Satterfield's is an okay choice. There's a bar on the lower level by the boat launch. Don't remember much about it but we'd fill up our boat right there at their dock. I remember there being a 1930s Ford Model F in the front of the building on Main Street though. There's another place down the hill on the lake in that area that was good too.

After looking on google maps, it may have been Morel's or Dockside maybe? I don't remember. Saw a boat race from one of those balcanies before. I imagine all of those places are much busier during the summer.

After typing this out I think I need to add "food" as a west side advantage. What they lack in quantity they more than make up for in quality. Maybe I need to schedule another trip down there this year. Not too many restaurants like that in the Atlanta burbs. Fewer people gave us the weird look for being an interracial couple on that side of the river too.

I always thought it was both interesting and strange to cross the river and suddenly be in a rural area. Reminded me of crossing over into Iowa from Omaha and Council Bluffs being nothing but endless corn fields.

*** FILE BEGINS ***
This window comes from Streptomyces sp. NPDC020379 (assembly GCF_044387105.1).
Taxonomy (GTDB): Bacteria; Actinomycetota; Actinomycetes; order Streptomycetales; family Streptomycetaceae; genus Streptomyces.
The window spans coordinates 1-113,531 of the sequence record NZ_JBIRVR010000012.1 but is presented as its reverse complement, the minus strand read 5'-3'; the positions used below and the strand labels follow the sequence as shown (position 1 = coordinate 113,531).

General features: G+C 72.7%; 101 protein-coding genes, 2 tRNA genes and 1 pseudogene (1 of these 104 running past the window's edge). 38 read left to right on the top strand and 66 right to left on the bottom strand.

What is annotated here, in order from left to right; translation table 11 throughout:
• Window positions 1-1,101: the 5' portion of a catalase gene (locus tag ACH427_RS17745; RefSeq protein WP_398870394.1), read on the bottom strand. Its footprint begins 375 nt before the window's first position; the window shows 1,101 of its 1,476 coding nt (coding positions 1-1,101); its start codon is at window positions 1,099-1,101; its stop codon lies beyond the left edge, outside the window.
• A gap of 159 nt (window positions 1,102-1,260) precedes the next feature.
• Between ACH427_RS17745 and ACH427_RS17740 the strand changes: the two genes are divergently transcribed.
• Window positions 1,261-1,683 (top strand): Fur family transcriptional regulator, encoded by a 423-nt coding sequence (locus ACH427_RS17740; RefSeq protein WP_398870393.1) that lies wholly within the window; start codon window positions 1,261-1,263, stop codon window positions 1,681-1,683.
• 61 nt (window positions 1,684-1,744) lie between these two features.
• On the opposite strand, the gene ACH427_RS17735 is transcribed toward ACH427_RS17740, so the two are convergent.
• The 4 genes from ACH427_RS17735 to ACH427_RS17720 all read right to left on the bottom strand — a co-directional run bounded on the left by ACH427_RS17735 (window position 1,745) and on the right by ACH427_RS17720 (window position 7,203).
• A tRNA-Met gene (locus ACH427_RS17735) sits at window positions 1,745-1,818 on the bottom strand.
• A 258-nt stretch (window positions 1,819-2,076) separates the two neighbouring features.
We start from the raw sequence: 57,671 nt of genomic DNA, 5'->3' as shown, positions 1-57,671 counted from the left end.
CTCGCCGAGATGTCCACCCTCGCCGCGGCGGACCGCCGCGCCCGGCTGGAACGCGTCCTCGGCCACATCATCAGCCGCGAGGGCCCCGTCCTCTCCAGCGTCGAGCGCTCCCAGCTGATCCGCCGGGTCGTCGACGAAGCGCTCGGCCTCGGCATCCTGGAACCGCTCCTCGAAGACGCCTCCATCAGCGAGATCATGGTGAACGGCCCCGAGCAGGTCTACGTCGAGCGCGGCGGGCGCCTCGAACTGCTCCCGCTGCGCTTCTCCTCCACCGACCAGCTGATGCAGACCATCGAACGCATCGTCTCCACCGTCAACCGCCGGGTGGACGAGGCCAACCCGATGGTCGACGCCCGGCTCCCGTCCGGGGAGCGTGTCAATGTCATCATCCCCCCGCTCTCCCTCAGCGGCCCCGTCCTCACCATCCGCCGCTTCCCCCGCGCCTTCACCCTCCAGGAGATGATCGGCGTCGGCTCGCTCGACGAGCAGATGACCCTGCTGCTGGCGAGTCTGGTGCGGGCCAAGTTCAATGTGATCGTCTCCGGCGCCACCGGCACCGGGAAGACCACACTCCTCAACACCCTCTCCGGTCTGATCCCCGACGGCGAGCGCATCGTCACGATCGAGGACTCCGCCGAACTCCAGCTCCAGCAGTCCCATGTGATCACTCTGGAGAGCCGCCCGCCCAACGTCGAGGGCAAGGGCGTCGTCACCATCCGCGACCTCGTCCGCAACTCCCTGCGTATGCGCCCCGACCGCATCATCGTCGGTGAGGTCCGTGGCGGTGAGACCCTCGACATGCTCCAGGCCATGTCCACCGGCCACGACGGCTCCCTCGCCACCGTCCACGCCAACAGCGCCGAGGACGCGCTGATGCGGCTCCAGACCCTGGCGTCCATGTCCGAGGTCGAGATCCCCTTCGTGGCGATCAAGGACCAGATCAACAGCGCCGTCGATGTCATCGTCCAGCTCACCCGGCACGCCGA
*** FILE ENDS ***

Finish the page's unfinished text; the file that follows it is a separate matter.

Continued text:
Edited by cajun

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Thanks! Me and my father ate at a restaurant with an (I think) upstairs balcony on the lake about 6-7 years ago. I do remember boats docked right up to the building.

 

It is strange to see that, imagine how travelers feel when they see the sign in Iberville saying Baton Rouge is 5mi away. I thought it was weird in West Memphis as well to see it being completely rural. Strange than New Orleans, Alexandria, and SBC aren't like that.

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In fairness, there are only two interstate exits in WBR on 10, and that bridge is no picnic. The LA415 exit is very built up as well with hotels, travel stops, and some industrial centers.

Much of the suburban growth is spread out south along LA1 between Port Allen and Brusly. Brusly and Addis have more typical suburban ammenities and a good bit of residential growth for it's size. Some of the houses being built out there are huge.

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I think WBR has huge untapped potential. What they really need is an improve crossing at I10. New Orleans gets by with 2 bridge crossings (3 if you count 310 in St. John) so there isn't any reason why BR couldn't.